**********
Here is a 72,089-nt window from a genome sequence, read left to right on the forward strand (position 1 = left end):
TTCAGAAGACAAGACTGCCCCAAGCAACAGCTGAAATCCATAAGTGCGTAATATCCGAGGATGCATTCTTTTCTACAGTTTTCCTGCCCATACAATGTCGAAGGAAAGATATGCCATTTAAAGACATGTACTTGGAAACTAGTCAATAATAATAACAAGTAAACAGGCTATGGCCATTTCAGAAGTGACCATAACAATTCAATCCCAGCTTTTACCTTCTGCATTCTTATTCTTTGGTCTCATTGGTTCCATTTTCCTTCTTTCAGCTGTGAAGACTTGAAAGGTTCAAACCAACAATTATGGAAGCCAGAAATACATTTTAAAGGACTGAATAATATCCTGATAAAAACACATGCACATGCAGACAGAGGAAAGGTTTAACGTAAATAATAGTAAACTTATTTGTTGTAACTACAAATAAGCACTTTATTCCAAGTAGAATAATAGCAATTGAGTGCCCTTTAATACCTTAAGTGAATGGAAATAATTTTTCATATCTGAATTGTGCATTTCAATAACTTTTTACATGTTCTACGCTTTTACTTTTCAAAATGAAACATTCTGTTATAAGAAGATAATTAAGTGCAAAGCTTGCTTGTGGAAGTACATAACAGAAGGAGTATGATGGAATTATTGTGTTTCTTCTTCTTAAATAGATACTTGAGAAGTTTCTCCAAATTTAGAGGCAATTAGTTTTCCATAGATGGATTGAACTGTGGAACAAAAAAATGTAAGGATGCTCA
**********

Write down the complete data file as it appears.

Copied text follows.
Here is a 72,089-nt window from a genome sequence, read left to right on the forward strand (position 1 = left end):
TTCAGAAGACAAGACTGCCCCAAGCAACAGCTGAAATCCATAAGTGCGTAATATCCGAGGATGCATTCTTTTCTACAGTTTTCCTGCCCATACAATGTCGAAGGAAAGATATGCCATTTAAAGACATGTACTTGGAAACTAGTCAATAATAATAACAAGTAAACAGGCTATGGCCATTTCAGAAGTGACCATAACAATTCAATCCCAGCTTTTACCTTCTGCATTCTTATTCTTTGGTCTCATTGGTTCCATTTTCCTTCTTTCAGCTGTGAAGACTTGAAAGGTTCAAACCAACAATTATGGAAGCCAGAAATACATTTTAAAGGACTGAATAATATCCTGATAAAAACACATGCACATGCAGACAGAGGAAAGGTTTAACGTAAATAATAGTAAACTTATTTGTTGTAACTACAAATAAGCACTTTATTCCAAGTAGAATAATAGCAATTGAGTGCCCTTTAATACCTTAAGTGAATGGAAATAATTTTTCATATCTGAATTGTGCATTTCAATAACTTTTTACATGTTCTACGCTTTTACTTTTCAAAATGAAACATTCTGTTATAAGAAGATAATTAAGTGCAAAGCTTGCTTGTGGAAGTACATAACAGAAGGAGTATGATGGAATTATTGTGTTTCTTCTTCTTAAATAGATACTTGAGAAGTTTCTCCAAATTTAGAGGCAATTAGTTTTCCATAGATGGATTGAACTGTGGAACAAAAAAATGTAAGGATGCTCA